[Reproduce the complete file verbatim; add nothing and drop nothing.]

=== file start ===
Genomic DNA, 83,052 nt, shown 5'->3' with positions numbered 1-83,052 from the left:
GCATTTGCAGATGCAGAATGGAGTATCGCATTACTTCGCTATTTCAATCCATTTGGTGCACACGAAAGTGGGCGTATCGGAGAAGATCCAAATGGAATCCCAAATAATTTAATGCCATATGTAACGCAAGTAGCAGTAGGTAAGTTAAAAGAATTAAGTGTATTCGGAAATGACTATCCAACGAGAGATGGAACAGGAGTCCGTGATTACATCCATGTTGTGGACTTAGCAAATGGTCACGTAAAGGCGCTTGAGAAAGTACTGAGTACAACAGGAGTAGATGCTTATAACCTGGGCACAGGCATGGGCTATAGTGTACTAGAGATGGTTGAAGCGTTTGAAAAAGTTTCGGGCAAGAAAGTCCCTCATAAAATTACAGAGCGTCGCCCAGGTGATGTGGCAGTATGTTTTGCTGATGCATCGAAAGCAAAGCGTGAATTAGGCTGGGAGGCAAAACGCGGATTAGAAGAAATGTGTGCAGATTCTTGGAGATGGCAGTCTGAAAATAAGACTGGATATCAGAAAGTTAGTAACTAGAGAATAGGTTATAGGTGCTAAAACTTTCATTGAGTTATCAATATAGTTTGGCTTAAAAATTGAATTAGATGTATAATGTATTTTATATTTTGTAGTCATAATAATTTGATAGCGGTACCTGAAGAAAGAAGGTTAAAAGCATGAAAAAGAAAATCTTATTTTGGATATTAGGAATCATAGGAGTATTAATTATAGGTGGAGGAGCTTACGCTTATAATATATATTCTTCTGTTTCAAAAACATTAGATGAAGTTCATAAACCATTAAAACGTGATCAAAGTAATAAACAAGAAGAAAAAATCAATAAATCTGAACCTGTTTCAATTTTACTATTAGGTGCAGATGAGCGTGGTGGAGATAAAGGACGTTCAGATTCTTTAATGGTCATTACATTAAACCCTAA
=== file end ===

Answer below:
Genomic DNA, 83,052 nt, shown 5'->3' with positions numbered 1-83,052 from the left:
GCATTTGCAGATGCAGAATGGAGTATCGCATTACTTCGCTATTTCAATCCATTTGGTGCACACGAAAGTGGGCGTATCGGAGAAGATCCAAATGGAATCCCAAATAATTTAATGCCATATGTAACGCAAGTAGCAGTAGGTAAGTTAAAAGAATTAAGTGTATTCGGAAATGACTATCCAACGAGAGATGGAACAGGAGTCCGTGATTACATCCATGTTGTGGACTTAGCAAATGGTCACGTAAAGGCGCTTGAGAAAGTACTGAGTACAACAGGAGTAGATGCTTATAACCTGGGCACAGGCATGGGCTATAGTGTACTAGAGATGGTTGAAGCGTTTGAAAAAGTTTCGGGCAAGAAAGTCCCTCATAAAATTACAGAGCGTCGCCCAGGTGATGTGGCAGTATGTTTTGCTGATGCATCGAAAGCAAAGCGTGAATTAGGCTGGGAGGCAAAACGCGGATTAGAAGAAATGTGTGCAGATTCTTGGAGATGGCAGTCTGAAAATAAGACTGGATATCAGAAAGTTAGTAACTAGAGAATAGGTTATAGGTGCTAAAACTTTCATTGAGTTATCAATATAGTTTGGCTTAAAAATTGAATTAGATGTATAATGTATTTTATATTTTGTAGTCATAATAATTTGATAGCGGTACCTGAAGAAAGAAGGTTAAAAGCATGAAAAAGAAAATCTTATTTTGGATATTAGGAATCATAGGAGTATTAATTATAGGTGGAGGAGCTTACGCTTATAATATATATTCTTCTGTTTCAAAAACATTAGATGAAGTTCATAAACCATTAAAACGTGATCAAAGTAATAAACAAGAAGAAAAAATCAATAAATCTGAACCTGTTTCAATTTTACTATTAGGTGCAGATGAGCGTGGTGGAGATAAAGGACGTTCAGATTCTTTAATGGTCATTACATTAAACCCTAA